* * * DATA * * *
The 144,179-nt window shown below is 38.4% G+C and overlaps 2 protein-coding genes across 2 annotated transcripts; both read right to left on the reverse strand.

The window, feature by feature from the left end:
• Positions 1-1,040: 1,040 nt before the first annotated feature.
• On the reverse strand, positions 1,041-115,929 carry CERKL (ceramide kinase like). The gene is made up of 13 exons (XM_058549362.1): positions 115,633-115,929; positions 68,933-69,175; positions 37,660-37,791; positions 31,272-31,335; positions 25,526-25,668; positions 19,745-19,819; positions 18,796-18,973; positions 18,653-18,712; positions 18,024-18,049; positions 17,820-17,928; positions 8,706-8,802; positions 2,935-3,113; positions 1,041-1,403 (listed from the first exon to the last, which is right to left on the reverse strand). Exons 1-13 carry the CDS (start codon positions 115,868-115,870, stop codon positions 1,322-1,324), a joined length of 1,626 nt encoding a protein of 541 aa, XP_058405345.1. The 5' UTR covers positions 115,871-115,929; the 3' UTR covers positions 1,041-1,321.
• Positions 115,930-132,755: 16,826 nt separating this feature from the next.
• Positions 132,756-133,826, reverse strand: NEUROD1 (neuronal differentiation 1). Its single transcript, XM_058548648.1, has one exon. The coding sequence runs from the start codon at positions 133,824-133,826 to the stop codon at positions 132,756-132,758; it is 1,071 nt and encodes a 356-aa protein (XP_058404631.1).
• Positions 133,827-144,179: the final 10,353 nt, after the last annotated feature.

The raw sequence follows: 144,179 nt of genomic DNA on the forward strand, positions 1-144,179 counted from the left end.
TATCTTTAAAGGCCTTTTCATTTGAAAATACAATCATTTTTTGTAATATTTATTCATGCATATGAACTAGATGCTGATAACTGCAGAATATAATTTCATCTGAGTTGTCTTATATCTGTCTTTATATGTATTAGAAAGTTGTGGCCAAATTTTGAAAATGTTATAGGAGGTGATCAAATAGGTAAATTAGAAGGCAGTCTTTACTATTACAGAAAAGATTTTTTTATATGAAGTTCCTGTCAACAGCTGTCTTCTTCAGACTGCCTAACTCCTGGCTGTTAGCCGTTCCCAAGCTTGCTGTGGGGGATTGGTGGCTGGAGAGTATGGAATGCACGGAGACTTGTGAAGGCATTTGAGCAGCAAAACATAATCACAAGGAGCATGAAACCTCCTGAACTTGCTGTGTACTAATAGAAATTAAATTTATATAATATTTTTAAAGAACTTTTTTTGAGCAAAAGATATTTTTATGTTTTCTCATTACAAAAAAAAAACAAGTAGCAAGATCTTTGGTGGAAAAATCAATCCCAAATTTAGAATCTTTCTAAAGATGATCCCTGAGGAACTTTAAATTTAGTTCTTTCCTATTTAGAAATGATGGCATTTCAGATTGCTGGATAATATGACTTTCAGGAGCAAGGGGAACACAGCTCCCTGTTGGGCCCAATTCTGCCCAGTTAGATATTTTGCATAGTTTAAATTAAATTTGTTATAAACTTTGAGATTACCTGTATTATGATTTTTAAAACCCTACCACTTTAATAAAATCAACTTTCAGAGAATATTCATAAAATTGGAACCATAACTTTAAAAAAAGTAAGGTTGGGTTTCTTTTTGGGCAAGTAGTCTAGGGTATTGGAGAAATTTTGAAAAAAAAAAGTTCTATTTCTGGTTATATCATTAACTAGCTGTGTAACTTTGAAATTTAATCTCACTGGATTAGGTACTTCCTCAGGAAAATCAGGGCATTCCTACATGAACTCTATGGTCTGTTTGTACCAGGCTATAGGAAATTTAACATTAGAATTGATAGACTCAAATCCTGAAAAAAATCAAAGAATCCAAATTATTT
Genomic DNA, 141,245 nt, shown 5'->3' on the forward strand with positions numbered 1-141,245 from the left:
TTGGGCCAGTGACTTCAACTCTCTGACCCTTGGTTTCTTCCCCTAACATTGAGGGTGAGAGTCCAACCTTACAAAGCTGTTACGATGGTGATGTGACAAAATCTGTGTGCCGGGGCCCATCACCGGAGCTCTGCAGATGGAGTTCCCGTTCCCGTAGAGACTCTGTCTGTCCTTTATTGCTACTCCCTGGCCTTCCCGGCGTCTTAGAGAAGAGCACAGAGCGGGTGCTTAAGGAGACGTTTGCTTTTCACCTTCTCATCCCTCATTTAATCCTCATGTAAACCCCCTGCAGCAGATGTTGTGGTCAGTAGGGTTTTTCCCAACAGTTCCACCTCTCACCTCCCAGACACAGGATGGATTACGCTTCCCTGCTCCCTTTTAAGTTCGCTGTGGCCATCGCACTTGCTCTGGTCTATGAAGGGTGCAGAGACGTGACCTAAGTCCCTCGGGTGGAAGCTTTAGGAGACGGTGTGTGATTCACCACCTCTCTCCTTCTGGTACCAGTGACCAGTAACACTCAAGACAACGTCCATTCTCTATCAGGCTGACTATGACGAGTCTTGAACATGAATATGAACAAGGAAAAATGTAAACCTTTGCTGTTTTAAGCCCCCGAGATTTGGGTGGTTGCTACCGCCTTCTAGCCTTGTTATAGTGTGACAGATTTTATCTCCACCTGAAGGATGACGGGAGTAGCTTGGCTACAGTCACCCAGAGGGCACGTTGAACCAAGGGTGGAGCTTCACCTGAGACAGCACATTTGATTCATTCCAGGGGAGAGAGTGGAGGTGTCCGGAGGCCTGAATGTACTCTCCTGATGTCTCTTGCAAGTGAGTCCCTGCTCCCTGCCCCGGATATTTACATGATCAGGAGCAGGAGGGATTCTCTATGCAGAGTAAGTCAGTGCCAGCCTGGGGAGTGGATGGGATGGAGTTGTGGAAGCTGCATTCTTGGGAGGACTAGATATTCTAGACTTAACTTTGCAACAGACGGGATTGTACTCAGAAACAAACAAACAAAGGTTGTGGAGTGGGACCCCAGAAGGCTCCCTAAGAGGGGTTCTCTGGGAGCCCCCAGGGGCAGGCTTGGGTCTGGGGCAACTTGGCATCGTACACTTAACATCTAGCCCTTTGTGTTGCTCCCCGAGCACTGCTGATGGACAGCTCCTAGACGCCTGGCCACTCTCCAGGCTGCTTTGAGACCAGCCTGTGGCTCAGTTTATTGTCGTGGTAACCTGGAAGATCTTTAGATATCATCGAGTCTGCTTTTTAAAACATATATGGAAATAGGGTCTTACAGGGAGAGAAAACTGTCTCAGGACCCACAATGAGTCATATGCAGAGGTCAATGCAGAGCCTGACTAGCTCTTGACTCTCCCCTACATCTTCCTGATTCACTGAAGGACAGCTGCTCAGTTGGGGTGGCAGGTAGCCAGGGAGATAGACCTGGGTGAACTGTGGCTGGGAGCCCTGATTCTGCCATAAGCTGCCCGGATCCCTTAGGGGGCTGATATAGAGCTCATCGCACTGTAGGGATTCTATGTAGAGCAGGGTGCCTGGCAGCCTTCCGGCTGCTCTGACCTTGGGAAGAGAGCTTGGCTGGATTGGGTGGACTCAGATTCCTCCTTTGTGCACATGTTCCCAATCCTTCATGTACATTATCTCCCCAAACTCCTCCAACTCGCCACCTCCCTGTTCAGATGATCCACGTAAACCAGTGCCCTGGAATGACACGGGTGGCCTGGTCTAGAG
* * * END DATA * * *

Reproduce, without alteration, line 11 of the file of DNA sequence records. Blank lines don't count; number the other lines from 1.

TTGGGCCAGTGACTTCAACTCTCTGACCCTTGGTTTCTTCCCCTAACATTGAGGGTGAGAGTCCAACCTTACAAAGCTGTTACGATGGTGATGTGACAAAATCTGTGTGCCGGGGCCCATCACCGGAGCTCTGCAGATGGAGTTCCCGTTCCCGTAGAGACTCTGTCTGTCCTTTATTGCTACTCCCTGGCCTTCCCGGCGTCTTAGAGAAGAGCACAGAGCGGGTGCTTAAGGAGACGTTTGCTTTTCACCTTCTCATCCCTCATTTAATCCTCATGTAAACCCCCTGCAGCAGATGTTGTGGTCAGTAGGGTTTTTCCCAACAGTTCCACCTCTCACCTCCCAGACACAGGATGGATTACGCTTCCCTGCTCCCTTTTAAGTTCGCTGTGGCCATCGCACTTGCTCTGGTCTATGAAGGGTGCAGAGACGTGACCTAAGTCCCTCGGGTGGAAGCTTTAGGAGACGGTGTGTGATTCACCACCTCTCTCCTTCTGGTACCAGTGACCAGTAACACTCAAGACAACGTCCATTCTCTATCAGGCTGACTATGACGAGTCTTGAACATGAATATGAACAAGGAAAAATGTAAACCTTTGCTGTTTTAAGCCCCCGAGATTTGGGTGGTTGCTACCGCCTTCTAGCCTTGTTATAGTGTGACAGATTTTATCTCCACCTGAAGGATGACGGGAGTAGCTTGGCTACAGTCACCCAGAGGGCACGTTGAACCAAGGGTGGAGCTTCACCTGAGACAGCACATTTGATTCATTCCAGGGGAGAGAGTGGAGGTGTCCGGAGGCCTGAATGTACTCTCCTGATGTCTCTTGCAAGTGAGTCCCTGCTCCCTGCCCCGGATATTTACATGATCAGGAGCAGGAGGGATTCTCTATGCAGAGTAAGTCAGTGCCAGCCTGGGGAGTGGATGGGATGGAGTTGTGGAAGCTGCATTCTTGGGAGGACTAGATATTCTAGACTTAACTTTGCAACAGACGGGATTGTACTCAGAAACAAACAAACAAAGGTTGTGGAGTGGGACCCCAGAAGGCTCCCTAAGAGGGGTTCTCTGGGAGCCCCCAGGGGCAGGCTTGGGTCTGGGGCAACTTGGCATCGTACACTTAACATCTAGCCCTTTGTGTTGCTCCCCGAGCACTGCTGATGGACAGCTCCTAGACGCCTGGCCACTCTCCAGGCTGCTTTGAGACCAGCCTGTGGCTCAGTTTATTGTCGTGGTAACCTGGAAGATCTTTAGATATCATCGAGTCTGCTTTTTAAAACATATATGGAAATAGGGTCTTACAGGGAGAGAAAACTGTCTCAGGACCCACAATGAGTCATATGCAGAGGTCAATGCAGAGCCTGACTAGCTCTTGACTCTCCCCTACATCTTCCTGATTCACTGAAGGACAGCTGCTCAGTTGGGGTGGCAGGTAGCCAGGGAGATAGACCTGGGTGAACTGTGGCTGGGAGCCCTGATTCTGCCATAAGCTGCCCGGATCCCTTAGGGGGCTGATATAGAGCTCATCGCACTGTAGGGATTCTATGTAGAGCAGGGTGCCTGGCAGCCTTCCGGCTGCTCTGACCTTGGGAAGAGAGCTTGGCTGGATTGGGTGGACTCAGATTCCTCCTTTGTGCACATGTTCCCAATCCTTCATGTACATTATCTCCCCAAACTCCTCCAACTCGCCACCTCCCTGTTCAGATGATCCACGTAAACCAGTGCCCTGGAATGACACGGGTGGCCTGGTCTAGAG